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If the box got damp and I have wb ink printed inside the box, that was more of my concern, (ink bleeding), rather than a sopping wet box, which is problem on a whole other level!
The wb printing is on your box or in your box? If you are asking about wb printed paper inside a shipping box, I would enclose it in plastic to protect it from getting wet.
 

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It's both inside and outside. Perhaps I should look towards a different direct screen print ink. I was just hoping to avoid smelly ink.

Looks like I'll have to print boxes on a night shift when noone's around!
 

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Use regular acrylic craft ink, it air drys in a few minutes or run through the dryer real quick with a low temp setting. Print it like regular water base ink. When ever we have a slow day we will set up the screens and print a hundred or so.
 

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With all due respect to the others posting suggestions, the workarounds seem to be far more complicated than necessary, particularly regarding printing on boxes.
Speedball poster ink is acrylic, much like artists acrylic paints. Once the water has evaporated, it is dry. It is relatively waterproof,not unlike latex wall paint. It might not survive repeated washings in a washing machine, or a deluge from a hose or a flooded basement, but it was never meant to be, nor was the box or flat stock on which it was printed.
There are other inks which are more "professional", such as the solvent offerings from Nazdar or TW Graphics, or even Jacquard inks, which are similar to Speedball, but a little pricier. Nevertheless, for average poster work or cardboard box imprinting not subject to acts of God, cheap, pedestrian Speedball poster ink is sufficient, and readily available just about everywhere.
Their fabric "paint" is another story altogether, and needs heat setting to be wash fast, but then, so does plastisol and water based fabric inks such as Matsui, which can also be used for flat stock printing with nothing more than air-drying. That's the critical difference between printing on paper and printing on fabric that's meant to be washed.
 

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Use regular acrylic craft ink, it air drys in a few minutes or run through the dryer real quick with a low temp setting. Print it like regular water base ink. When ever we have a slow day we will set up the screens and print a hundred or so.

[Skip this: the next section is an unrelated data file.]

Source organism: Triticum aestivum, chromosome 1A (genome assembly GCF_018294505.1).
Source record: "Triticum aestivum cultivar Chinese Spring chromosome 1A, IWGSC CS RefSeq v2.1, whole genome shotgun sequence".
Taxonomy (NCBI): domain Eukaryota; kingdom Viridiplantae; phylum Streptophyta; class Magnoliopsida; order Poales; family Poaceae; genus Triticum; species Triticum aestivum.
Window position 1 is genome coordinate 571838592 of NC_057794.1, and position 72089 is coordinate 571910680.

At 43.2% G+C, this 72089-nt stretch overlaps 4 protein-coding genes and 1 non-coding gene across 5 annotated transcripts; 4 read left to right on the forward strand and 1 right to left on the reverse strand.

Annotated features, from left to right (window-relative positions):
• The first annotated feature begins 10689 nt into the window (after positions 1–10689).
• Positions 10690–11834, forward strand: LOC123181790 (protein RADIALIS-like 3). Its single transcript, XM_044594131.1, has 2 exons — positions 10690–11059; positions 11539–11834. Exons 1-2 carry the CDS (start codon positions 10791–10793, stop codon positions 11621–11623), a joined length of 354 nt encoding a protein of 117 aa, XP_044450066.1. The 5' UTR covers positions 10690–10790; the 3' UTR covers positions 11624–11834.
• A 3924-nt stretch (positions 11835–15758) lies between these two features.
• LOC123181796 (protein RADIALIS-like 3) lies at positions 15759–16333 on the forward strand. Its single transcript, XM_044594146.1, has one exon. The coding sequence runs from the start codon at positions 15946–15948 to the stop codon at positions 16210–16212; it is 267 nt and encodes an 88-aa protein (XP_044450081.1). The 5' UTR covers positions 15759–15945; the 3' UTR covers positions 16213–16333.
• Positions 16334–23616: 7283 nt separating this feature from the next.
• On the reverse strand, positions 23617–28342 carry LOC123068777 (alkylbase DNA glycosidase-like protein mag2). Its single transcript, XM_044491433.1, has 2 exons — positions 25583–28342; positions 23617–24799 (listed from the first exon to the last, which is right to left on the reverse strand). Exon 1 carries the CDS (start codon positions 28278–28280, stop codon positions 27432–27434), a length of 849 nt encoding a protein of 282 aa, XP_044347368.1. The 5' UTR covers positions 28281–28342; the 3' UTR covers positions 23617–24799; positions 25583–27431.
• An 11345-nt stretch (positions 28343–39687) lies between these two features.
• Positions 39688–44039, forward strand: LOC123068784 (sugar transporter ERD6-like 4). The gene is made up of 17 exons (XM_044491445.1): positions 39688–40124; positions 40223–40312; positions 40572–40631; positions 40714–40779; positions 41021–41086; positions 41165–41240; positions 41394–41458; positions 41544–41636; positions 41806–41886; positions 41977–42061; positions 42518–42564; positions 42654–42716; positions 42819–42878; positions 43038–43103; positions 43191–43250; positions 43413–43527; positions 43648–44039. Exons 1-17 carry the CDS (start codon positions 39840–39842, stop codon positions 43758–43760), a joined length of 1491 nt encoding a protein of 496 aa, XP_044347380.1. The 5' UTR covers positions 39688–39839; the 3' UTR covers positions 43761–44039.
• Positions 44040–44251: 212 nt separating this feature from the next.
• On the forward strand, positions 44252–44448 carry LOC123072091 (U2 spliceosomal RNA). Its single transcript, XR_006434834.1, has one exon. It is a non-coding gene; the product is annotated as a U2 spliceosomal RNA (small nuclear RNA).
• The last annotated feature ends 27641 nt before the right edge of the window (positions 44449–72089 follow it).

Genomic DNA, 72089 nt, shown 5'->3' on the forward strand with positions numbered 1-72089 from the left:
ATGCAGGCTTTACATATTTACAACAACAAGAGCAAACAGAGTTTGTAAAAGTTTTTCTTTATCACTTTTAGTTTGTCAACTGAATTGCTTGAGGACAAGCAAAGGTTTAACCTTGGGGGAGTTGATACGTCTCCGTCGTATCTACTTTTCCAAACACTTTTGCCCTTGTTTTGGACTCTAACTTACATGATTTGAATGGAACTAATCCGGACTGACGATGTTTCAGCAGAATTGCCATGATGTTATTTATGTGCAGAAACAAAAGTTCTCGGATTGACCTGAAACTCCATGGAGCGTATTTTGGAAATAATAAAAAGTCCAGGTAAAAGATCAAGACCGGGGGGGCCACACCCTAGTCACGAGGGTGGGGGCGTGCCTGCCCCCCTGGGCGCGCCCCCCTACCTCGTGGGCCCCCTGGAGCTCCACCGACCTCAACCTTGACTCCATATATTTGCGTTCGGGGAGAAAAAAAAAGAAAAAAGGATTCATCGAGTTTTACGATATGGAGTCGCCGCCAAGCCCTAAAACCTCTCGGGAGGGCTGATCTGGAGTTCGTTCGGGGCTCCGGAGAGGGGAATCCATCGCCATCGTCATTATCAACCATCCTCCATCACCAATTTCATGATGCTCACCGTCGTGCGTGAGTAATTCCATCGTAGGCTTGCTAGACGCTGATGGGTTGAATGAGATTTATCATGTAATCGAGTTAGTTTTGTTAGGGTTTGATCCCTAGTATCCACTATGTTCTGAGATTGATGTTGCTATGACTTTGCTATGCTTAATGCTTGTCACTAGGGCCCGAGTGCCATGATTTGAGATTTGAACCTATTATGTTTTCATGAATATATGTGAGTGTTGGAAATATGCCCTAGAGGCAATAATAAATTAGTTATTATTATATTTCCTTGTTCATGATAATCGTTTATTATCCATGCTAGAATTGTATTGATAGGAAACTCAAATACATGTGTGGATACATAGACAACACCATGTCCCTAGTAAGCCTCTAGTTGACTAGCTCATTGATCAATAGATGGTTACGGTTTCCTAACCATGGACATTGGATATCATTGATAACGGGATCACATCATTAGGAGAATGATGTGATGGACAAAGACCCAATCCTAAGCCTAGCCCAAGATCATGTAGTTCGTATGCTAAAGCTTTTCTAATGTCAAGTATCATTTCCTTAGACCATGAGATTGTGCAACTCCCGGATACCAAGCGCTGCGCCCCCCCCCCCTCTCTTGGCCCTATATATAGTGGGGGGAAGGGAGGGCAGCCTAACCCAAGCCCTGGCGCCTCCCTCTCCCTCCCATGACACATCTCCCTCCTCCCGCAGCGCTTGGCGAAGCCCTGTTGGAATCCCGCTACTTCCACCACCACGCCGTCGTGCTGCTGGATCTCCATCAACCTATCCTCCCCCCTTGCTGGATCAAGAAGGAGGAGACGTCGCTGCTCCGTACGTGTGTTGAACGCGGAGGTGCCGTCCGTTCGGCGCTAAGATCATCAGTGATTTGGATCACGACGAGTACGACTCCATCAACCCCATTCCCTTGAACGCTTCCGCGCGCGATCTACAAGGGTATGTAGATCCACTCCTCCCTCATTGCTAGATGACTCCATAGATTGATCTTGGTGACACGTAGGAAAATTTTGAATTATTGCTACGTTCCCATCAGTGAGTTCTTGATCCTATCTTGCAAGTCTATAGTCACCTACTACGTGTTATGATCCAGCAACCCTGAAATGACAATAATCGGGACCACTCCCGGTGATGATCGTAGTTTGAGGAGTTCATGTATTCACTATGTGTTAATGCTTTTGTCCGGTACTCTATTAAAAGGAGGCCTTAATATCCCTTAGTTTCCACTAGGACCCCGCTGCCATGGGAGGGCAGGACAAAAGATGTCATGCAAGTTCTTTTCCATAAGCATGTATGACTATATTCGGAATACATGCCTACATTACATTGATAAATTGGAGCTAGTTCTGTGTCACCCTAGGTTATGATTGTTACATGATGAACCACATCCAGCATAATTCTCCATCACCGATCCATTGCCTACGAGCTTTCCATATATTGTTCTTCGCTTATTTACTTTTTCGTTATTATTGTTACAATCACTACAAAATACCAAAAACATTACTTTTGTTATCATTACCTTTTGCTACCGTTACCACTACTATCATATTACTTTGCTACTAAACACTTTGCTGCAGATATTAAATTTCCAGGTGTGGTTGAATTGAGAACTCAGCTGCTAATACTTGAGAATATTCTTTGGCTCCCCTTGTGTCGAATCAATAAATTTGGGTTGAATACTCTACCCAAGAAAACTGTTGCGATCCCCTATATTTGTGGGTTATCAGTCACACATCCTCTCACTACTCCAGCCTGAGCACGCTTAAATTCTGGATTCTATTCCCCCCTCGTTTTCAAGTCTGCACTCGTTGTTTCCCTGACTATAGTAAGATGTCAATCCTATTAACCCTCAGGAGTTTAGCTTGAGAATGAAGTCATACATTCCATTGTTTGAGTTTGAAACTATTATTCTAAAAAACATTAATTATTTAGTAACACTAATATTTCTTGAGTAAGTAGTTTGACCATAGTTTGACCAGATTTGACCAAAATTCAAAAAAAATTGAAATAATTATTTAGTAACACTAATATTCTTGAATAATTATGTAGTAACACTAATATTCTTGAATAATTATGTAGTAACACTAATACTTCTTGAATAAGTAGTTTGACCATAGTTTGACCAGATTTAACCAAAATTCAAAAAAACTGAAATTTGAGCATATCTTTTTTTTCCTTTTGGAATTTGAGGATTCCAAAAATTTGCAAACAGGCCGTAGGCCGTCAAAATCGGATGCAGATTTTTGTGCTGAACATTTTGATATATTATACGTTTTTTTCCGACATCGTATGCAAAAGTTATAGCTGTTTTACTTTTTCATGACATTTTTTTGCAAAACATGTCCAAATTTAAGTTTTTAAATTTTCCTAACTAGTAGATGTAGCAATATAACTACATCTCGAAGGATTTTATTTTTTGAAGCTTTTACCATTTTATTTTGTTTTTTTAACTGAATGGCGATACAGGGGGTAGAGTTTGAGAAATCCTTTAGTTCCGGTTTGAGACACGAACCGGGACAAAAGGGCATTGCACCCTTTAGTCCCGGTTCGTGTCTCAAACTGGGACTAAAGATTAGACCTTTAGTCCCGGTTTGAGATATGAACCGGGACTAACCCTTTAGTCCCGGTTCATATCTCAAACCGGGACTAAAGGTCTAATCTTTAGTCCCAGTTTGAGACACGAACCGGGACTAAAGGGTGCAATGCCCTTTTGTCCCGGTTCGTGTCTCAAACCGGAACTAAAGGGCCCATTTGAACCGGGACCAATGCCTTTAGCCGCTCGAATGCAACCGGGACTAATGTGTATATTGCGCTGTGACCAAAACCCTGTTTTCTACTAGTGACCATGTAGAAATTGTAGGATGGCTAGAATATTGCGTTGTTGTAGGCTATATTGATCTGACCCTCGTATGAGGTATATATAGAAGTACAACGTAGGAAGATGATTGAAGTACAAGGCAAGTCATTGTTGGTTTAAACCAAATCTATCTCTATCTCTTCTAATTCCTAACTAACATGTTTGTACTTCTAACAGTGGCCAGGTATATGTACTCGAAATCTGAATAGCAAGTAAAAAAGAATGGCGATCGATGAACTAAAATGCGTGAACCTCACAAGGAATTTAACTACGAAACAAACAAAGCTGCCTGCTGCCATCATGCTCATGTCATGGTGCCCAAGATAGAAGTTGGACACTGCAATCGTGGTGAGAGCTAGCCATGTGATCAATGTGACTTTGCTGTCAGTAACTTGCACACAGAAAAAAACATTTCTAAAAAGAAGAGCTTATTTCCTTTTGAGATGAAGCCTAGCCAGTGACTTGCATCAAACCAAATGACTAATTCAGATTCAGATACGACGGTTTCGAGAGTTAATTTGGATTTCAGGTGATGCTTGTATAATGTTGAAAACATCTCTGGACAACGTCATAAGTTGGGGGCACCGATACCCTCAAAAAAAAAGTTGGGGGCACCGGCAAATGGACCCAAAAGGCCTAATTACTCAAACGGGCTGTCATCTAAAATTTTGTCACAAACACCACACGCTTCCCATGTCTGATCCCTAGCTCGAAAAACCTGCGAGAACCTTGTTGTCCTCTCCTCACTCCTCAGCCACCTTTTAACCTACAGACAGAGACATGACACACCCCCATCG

Acrylic sounds good. I'd be happy with prints like those. Can I ask what you use for emulsion and cleanup? How about mesh count?
 

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I have a set dedicated 18x20 Newman's with 160 mesh coated with CCI WR-25. This set is going on over a year and somewhere around 500 prints on them so far. When we used Satti PV they would last one round of 60-75 boxes. Just like WB printing keep image flooded and a spray bottle of water handy to keep everything moving and wet. On hot days you may have to clean the screen a few times depending how fast you are printing.

Clean up is just plain water. I never let stuff set, as soon as I'm done everything gets washed.

The key with the acrylic is art that colors do not touch and more then two colors the ink starts to dry in the screen by the time you get back to the first. Also fix any reg marks or pin holes with emulsion or other water proof block out, between the paint and the water tape does not stick.
 

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I know this is an old thread, but I just read it for the first time before trying this myself, and it worked beautifully. At first I tried Speedball water-based ink, which worked fine, but I didn't like that it wasn't truly black; not really any blacker than toner from a B&W laser printer. Also, I wanted the ink to have a sheen and sit on top of the paper so that you could see a slightly raised edge to it, which didn't happen with the Speedball stuff because it soaked into the paper like an inkjet print, but I figured I could get that effect with plastisol:





I cured it the same as I'd cure plastisol on a T-shirt; ~320 degrees, and it didn't scorch the paper at all. The paper was originally bright white matte photo or presentation paper intended for use in an inkjet printer, and to get it to a similar color as an original 1950s dial card, after curing the plastisol, I dunked it in tea and let it air dry. I then put the "6950" on there with a rubber stamp, the same as was done with the originals.

There's no problems with adhesion whatsoever. You couldn't get that print off the paper if you tried (and I did try, by rubbing my finger hard across the print to see if it would peel up, and it doesn't budge), except by scraping it off with a knife or something.

The ink is Union Ultrasoft, the screen was a 230-mesh coated 1/1, and I printed with one flood and one print stroke. The paper was just Scotch taped on the corners to the platen.
 
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